Snap25 September 2017Updated one year ago

New Zealand: Coalition time

Negotiations to form a new government could take weeks


Good, but not good enough

After receiving the biggest vote over the weekend, New Zealand’s Prime Minister, Bill English (pictured) is claiming the right to form the next government. But with the National Party’s share of the vote only 46%, and only 58 seats in the 120 seat parliament, it looks as if he will need to form a coalition. The previous minority government worked with a supply agreement with the ACT (1 seat), but the arithmetic for this no longer works with the loss of one of the National Party’s seats.


National Party's share of the vote

Three's a crowd?

But such a deal is by no means a certainty, and Jacinda Ardern, Labour’s leader (Labour got 35.8% of the vote), is not giving up. A three-way coalition including the Greens cannot be ruled out. Labour’s vote share delivered 45 seats, a rise of 13 seats taken broadly from all other parties, but in particular the Green Party, which lost 7 seats leaving it with 7 remaining.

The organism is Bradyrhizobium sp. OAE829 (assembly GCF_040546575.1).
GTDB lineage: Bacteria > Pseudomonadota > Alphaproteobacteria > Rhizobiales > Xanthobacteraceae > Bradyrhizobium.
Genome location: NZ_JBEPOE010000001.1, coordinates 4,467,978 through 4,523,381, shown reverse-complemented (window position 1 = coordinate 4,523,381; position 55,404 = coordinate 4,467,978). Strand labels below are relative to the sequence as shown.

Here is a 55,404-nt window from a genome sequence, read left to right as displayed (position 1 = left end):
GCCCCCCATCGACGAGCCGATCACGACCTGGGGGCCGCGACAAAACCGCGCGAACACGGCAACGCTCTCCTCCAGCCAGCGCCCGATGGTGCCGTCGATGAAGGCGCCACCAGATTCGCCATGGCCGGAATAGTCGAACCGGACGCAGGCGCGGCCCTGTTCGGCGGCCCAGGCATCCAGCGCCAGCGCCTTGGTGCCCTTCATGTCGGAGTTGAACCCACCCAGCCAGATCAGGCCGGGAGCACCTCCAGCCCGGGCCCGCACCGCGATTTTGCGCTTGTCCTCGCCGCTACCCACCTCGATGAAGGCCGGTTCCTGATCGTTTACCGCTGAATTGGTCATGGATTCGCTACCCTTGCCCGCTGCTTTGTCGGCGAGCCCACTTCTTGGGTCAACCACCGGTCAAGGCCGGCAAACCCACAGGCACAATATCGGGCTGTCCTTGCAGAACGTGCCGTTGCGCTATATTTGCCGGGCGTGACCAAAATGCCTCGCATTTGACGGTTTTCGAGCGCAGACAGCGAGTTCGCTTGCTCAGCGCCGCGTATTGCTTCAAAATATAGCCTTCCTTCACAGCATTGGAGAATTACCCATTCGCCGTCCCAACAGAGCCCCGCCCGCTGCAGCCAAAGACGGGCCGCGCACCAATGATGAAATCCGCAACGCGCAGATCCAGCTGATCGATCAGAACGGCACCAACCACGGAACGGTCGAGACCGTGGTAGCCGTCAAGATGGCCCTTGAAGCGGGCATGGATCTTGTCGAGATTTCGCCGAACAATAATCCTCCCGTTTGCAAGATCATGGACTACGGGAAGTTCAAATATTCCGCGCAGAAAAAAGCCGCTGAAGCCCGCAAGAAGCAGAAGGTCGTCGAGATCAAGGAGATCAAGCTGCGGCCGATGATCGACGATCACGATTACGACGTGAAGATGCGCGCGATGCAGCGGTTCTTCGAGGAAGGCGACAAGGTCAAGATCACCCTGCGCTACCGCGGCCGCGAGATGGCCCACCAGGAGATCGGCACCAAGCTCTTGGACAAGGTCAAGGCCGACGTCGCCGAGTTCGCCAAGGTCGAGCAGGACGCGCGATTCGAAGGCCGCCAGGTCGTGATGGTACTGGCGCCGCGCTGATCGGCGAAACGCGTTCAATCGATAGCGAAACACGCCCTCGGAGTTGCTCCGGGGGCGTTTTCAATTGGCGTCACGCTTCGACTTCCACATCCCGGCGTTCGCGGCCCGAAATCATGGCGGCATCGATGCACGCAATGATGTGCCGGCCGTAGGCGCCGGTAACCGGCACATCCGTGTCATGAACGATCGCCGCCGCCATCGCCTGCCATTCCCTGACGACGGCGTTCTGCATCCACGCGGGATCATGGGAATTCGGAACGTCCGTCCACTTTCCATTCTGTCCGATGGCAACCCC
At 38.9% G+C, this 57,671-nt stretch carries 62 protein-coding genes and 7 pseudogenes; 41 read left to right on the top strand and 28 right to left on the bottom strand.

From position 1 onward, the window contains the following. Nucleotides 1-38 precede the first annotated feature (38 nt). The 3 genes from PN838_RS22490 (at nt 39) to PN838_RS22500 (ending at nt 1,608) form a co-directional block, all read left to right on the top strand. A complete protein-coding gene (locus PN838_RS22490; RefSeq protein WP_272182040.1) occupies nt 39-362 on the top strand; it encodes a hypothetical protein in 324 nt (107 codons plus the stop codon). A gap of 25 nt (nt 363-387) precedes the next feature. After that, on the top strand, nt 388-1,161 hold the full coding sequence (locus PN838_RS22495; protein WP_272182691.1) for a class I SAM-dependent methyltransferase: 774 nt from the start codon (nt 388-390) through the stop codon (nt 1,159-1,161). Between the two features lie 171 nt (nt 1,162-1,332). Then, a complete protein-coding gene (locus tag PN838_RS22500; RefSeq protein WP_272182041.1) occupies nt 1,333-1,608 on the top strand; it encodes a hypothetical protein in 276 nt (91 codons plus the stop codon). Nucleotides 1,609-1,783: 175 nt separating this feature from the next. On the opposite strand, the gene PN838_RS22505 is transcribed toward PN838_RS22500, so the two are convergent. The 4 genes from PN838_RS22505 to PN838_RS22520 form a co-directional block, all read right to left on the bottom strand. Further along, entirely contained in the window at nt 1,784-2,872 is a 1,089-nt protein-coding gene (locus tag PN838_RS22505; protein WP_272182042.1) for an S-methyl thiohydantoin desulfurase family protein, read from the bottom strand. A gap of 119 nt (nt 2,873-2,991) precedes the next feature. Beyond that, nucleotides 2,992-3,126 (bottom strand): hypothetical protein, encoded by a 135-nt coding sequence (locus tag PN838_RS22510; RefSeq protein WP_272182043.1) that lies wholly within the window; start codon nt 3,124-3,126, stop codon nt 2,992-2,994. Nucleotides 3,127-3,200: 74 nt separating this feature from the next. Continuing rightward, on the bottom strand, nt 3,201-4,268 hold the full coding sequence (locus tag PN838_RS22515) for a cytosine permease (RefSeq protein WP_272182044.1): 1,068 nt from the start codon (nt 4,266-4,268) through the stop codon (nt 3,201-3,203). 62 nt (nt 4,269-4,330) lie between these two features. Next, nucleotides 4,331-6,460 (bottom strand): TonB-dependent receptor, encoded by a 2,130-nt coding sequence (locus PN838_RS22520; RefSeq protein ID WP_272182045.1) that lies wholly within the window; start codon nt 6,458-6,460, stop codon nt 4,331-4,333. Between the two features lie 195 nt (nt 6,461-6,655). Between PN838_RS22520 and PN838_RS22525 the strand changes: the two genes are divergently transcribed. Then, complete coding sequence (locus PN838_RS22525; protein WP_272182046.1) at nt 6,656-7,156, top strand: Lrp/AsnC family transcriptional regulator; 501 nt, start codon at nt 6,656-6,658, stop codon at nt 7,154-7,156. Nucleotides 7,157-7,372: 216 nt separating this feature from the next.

The most obvious choice for English would be a tie-up with the New Zealand First Party, a party most known for its anti-immigration stance. They won 7.5% of the votes delivering 9 seats (down from 12).

New Zealand First’s leader, Winston Peters, is reportedly in no hurry for a coalition with the National Party, which sounds as if he is not going to settle without extracting some big concessions – most obviously on immigration.

Political uncertainty is the only sure outcome over the coming weeks as coalition talks continue, which is likely to weigh on the NZD in the meantime.